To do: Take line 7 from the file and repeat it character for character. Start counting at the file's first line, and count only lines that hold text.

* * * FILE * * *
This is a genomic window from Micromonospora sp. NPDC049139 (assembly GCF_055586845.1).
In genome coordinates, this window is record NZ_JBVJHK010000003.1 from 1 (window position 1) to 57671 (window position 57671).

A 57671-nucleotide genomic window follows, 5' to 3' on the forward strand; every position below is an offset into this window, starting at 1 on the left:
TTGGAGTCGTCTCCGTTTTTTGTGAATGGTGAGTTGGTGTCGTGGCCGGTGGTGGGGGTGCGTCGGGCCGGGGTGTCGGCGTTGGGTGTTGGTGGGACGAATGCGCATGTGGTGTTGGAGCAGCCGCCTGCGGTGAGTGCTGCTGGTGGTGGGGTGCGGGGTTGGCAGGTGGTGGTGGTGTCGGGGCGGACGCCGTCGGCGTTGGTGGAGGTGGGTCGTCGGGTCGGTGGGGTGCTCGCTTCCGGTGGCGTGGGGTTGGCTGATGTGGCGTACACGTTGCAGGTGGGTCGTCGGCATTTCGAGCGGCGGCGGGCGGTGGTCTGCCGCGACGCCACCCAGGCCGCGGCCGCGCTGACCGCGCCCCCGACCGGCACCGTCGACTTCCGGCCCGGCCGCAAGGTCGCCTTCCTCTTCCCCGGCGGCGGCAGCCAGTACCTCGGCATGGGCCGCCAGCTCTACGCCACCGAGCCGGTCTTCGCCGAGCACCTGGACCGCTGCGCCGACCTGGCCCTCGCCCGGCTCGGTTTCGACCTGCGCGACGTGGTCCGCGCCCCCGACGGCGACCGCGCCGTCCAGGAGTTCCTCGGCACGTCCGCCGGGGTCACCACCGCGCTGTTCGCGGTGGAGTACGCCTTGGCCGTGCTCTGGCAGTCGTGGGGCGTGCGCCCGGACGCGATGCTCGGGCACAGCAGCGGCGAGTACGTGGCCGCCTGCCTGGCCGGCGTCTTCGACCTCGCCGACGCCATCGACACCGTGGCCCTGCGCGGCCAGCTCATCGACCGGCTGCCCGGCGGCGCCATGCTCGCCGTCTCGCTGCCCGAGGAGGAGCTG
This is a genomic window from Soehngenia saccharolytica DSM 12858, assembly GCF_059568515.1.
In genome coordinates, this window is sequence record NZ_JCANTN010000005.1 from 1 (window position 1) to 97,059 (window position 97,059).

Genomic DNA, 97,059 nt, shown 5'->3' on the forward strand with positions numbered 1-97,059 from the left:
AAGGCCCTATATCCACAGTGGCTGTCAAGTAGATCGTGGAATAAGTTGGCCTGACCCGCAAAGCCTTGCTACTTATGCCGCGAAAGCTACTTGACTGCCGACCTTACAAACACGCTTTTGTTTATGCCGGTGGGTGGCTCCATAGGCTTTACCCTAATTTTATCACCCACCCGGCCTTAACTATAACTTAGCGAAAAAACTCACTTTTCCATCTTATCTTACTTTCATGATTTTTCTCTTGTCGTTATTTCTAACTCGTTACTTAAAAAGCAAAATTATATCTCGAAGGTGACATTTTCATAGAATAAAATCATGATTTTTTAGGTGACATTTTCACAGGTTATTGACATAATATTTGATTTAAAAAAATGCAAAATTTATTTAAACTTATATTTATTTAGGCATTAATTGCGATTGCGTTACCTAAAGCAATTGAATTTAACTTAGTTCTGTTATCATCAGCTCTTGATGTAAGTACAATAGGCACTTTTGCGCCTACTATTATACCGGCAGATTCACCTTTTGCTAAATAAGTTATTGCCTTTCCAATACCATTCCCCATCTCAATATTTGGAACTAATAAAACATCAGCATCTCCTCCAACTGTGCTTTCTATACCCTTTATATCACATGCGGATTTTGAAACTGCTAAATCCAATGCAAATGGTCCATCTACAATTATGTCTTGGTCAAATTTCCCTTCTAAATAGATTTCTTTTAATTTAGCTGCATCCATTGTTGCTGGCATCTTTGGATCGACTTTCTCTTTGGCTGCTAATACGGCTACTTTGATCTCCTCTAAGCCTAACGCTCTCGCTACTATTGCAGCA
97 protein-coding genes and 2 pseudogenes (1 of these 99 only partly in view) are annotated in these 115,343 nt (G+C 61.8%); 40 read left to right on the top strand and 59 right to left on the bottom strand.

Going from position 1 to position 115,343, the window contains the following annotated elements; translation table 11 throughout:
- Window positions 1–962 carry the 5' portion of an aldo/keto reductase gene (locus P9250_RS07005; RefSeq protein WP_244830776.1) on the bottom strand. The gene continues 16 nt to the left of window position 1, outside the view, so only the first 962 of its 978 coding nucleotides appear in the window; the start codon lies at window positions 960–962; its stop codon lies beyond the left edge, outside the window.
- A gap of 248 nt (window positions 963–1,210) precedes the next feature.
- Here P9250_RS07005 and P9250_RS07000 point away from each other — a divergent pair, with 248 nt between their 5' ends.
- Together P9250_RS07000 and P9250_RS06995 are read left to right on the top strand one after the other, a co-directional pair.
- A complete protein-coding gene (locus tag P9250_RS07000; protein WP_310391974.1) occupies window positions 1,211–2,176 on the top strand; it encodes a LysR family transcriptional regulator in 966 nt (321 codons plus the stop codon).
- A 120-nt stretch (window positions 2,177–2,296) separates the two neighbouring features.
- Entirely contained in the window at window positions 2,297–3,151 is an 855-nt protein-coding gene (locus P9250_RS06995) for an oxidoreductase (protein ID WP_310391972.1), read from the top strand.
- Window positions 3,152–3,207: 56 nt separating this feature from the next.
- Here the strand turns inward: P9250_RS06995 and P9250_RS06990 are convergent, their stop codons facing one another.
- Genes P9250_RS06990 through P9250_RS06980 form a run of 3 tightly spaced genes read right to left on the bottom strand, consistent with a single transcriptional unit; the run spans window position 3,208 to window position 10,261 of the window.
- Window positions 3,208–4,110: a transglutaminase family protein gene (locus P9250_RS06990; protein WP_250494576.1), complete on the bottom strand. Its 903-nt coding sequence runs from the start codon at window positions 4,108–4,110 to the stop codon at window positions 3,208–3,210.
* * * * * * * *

Genomic DNA, 97,059 nt, shown 5'->3' on the forward strand with positions numbered 1-97,059 from the left: